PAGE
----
Letter: It's Up to Humans to Solve Coyote Problem

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Wheaton Patch accepts and publishes letters to the editor emailed to Local Editor Charlotte Eriksen at Charlotte@patch.com, or sent as a message through the Wheaton Patch Facebook page. Please note in subject lines the message is a Letter to the Editor.


Dear Charlotte,
I am in total agreement with every point made in Kathy O'Brien's letter.
Our home backs up to  a retention area, and behind that is the Arboraetum.
We fully understand that in a location such as this we can expect to experience
a little more wildlife than in your typical Wheaton neighborhood. We are used to the raccoons, skunks, squirrels, we look forward to seeing deer in the Winter, and we have for years heard the far away howls of coyotes late in the evening.
However, the situation has gone from marvelling at the sounds of them in their
natural habitat, to being afraid to let the dog out in the yard, and never having the freedom to enjoy walking him any time after dark.  It is not unusual now to see a coyote strolling fearlessly and casually between the houses in our neighborhood, even in the early evening.
While we understand that it is we humans that have created this situation and that they are looking for food because we have pushed them out of their natural areas, it is up to us humans to find a solution to this problem (warning residents effectively in the meantime), before any more of us lose beloved pets or something even worse happens. Perhaps it's time to bring in some outside help and expertise.
Barb Keltner


Christopher October 16, 2012 at 01:11 PM
http://www.humanesociety.org/animals/coyotes/tips/against_killing_coyotes.html This is an article written by the humane society which has actually done research on this topic. The City of Wheaton is not obligated to take action against the coyote population and really shouldn't need to. People get all worked up this time of year when coyote attacks spike. It happens every year in the fall and in the spring and people need to be aware of this. Most of the attacks occur near forest preserves or golf courses so if you live near one, dont take your dogs on a long walk at night or in the early morning when they are around. It's about time people start doing some research and stopping blaming the City for not taking action. Obviously trying to kill off part of the population won't work, so people need to start finding some alternative solutions! My goodness am I tired of hearing about this topic.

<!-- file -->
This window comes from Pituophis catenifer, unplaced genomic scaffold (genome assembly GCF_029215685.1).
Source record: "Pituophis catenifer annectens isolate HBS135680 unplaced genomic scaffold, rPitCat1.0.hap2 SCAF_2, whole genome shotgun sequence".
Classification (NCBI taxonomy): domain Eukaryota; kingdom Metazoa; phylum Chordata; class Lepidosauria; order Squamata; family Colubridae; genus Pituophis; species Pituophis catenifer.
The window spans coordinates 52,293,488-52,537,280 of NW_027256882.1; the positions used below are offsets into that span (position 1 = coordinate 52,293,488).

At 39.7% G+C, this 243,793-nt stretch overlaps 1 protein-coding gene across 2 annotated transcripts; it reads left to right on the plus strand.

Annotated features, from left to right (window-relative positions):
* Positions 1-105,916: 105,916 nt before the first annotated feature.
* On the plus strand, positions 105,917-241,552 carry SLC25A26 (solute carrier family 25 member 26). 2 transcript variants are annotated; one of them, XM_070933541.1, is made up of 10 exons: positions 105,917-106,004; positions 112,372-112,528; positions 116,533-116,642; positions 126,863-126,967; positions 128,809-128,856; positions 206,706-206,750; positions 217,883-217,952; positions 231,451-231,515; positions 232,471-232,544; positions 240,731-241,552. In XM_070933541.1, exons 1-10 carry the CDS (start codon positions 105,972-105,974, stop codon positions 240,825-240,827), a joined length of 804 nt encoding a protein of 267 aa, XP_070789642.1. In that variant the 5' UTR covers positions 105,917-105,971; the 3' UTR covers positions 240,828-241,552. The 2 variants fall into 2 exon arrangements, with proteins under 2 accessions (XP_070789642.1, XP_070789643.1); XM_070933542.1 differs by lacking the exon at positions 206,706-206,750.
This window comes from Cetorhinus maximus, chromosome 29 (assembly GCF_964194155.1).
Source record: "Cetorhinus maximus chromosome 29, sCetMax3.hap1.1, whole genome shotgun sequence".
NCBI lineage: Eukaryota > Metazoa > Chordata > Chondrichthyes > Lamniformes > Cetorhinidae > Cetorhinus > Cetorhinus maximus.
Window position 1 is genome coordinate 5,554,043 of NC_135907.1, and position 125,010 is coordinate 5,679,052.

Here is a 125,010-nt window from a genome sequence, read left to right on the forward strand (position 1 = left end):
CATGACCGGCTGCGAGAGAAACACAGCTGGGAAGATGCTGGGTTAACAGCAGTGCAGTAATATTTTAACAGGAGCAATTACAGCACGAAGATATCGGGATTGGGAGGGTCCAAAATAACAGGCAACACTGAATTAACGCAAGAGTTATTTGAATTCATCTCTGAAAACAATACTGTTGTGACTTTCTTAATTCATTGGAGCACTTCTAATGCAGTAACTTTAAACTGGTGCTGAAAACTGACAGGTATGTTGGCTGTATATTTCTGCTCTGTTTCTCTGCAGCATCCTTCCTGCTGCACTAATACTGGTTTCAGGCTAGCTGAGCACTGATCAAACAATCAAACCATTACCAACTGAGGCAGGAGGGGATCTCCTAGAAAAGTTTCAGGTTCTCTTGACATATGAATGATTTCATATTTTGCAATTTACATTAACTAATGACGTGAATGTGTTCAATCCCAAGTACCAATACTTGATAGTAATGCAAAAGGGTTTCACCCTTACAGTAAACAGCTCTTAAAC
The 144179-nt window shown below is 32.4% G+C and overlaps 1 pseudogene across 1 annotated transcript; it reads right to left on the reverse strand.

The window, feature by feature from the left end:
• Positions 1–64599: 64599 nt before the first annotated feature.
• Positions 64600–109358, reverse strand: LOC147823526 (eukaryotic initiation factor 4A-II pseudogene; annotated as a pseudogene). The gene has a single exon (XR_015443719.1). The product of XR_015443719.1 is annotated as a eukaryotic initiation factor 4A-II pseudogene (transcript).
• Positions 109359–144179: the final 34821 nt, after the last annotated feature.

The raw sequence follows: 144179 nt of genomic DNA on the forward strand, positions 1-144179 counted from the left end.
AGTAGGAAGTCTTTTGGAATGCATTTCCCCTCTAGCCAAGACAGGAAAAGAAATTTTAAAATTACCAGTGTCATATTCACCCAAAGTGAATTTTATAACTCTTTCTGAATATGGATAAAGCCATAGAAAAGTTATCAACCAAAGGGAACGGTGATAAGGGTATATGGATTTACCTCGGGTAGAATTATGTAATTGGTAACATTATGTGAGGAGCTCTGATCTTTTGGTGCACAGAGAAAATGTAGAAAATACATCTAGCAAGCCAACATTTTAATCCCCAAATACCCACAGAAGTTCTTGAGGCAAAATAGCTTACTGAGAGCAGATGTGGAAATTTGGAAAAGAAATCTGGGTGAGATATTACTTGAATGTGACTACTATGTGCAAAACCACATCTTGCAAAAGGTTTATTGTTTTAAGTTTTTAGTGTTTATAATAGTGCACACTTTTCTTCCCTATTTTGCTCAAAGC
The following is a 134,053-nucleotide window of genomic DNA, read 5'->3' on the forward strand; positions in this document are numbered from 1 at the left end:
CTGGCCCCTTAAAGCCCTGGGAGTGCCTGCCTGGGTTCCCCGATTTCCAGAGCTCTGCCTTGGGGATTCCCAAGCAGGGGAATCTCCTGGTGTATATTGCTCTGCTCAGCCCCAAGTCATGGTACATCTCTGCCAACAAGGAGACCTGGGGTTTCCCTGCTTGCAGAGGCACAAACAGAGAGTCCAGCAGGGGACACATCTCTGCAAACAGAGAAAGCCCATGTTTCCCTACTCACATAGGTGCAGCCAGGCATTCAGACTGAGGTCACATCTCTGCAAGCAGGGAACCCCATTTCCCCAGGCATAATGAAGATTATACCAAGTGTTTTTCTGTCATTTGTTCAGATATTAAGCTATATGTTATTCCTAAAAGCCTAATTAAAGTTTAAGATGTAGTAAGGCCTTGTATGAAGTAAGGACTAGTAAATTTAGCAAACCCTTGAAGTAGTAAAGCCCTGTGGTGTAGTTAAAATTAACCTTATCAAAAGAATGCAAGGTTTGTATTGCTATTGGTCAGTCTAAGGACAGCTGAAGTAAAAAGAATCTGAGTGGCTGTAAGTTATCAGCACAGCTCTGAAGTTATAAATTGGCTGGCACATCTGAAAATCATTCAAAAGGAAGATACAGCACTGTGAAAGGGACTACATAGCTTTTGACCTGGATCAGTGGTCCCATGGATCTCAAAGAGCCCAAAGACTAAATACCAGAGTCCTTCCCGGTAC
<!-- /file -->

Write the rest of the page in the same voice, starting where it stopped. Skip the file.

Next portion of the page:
SherryMally October 16, 2012 at 05:06 PM
Christopher is absolutely correct. An excellent article was presented by Anne Lannon, DVM, in the Glen Ellyn Patch. After living in Colorado and Arizona for a good part of my life, I find this absurd. Coyotes are far less likely to confront a person walking their dog at night than another dog, rabid animal or human. Mass hysteria is unwarranted. Blaming the police and the city is a little dramatic.
Charlotte Eriksen October 16, 2012 at 05:19 PM
Thanks, Christopher. It would be nice to have a letter to the editor from someone with the other point of view. (this is to everyone, not just Christopher) I also am not sure Barb thinks we need to be killing the animals off, but just doing the right thing to keep them away—which, according to what we've learned, is scaring the pants off these little monsters until they are too scared to come around our (and our pets') turf.
unheard October 17, 2012 at 12:55 AM
Thank you Christopher and SherryMally, I couldn't agree more. It is so nice to see posts like this! It is so disturbing to see that many people actually want to see coyotes killed instead of using a common sense approach.
unheard November 15, 2012 at 06:52 PM
I have to be blunt Charolette. I know a lot more parent's who are teaching their children to be "little monsters" than coyotes that should be defined as such. A very, very few coyotes can be defined as a problem or agressive but the vast majority are actually docile. I, for one worry a lot more about some parents! What do you think?


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